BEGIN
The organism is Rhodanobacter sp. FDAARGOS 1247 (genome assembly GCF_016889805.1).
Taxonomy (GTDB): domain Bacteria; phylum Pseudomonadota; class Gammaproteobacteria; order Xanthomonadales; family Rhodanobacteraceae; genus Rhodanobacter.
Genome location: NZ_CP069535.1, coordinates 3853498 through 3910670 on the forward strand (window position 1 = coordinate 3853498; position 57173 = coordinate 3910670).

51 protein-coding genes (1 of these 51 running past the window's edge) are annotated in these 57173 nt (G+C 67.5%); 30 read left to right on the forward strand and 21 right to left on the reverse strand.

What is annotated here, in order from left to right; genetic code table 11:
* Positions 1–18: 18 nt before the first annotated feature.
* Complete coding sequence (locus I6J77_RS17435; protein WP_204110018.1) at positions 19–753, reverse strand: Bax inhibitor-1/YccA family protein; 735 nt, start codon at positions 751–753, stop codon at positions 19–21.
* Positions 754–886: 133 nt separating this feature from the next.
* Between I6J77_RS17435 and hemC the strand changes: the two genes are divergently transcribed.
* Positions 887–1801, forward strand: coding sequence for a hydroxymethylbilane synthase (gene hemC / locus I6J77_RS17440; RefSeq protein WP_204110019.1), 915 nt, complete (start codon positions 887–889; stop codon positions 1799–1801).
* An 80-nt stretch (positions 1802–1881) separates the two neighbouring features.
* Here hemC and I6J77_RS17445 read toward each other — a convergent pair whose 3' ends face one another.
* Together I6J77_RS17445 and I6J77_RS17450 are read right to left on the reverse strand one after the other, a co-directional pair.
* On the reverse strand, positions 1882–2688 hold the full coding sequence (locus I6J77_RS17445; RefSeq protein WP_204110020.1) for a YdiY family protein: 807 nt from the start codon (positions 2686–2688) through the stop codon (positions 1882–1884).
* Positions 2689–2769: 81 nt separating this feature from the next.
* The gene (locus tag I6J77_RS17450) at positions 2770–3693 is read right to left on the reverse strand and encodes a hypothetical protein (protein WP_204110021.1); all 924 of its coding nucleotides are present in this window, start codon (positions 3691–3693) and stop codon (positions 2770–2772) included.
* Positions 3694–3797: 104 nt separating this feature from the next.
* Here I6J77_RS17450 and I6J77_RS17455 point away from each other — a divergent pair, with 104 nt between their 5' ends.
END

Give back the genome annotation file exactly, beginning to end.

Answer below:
The organism is Rhodanobacter sp. FDAARGOS 1247 (genome assembly GCF_016889805.1).
Taxonomy (GTDB): domain Bacteria; phylum Pseudomonadota; class Gammaproteobacteria; order Xanthomonadales; family Rhodanobacteraceae; genus Rhodanobacter.
Genome location: NZ_CP069535.1, coordinates 3853498 through 3910670 on the forward strand (window position 1 = coordinate 3853498; position 57173 = coordinate 3910670).

51 protein-coding genes (1 of these 51 running past the window's edge) are annotated in these 57173 nt (G+C 67.5%); 30 read left to right on the forward strand and 21 right to left on the reverse strand.

What is annotated here, in order from left to right; genetic code table 11:
* Positions 1–18: 18 nt before the first annotated feature.
* Complete coding sequence (locus I6J77_RS17435; protein WP_204110018.1) at positions 19–753, reverse strand: Bax inhibitor-1/YccA family protein; 735 nt, start codon at positions 751–753, stop codon at positions 19–21.
* Positions 754–886: 133 nt separating this feature from the next.
* Between I6J77_RS17435 and hemC the strand changes: the two genes are divergently transcribed.
* Positions 887–1801, forward strand: coding sequence for a hydroxymethylbilane synthase (gene hemC / locus I6J77_RS17440; RefSeq protein WP_204110019.1), 915 nt, complete (start codon positions 887–889; stop codon positions 1799–1801).
* An 80-nt stretch (positions 1802–1881) separates the two neighbouring features.
* Here hemC and I6J77_RS17445 read toward each other — a convergent pair whose 3' ends face one another.
* Together I6J77_RS17445 and I6J77_RS17450 are read right to left on the reverse strand one after the other, a co-directional pair.
* On the reverse strand, positions 1882–2688 hold the full coding sequence (locus I6J77_RS17445; RefSeq protein WP_204110020.1) for a YdiY family protein: 807 nt from the start codon (positions 2686–2688) through the stop codon (positions 1882–1884).
* Positions 2689–2769: 81 nt separating this feature from the next.
* The gene (locus tag I6J77_RS17450) at positions 2770–3693 is read right to left on the reverse strand and encodes a hypothetical protein (protein WP_204110021.1); all 924 of its coding nucleotides are present in this window, start codon (positions 3691–3693) and stop codon (positions 2770–2772) included.
* Positions 3694–3797: 104 nt separating this feature from the next.
* Here I6J77_RS17450 and I6J77_RS17455 point away from each other — a divergent pair, with 104 nt between their 5' ends.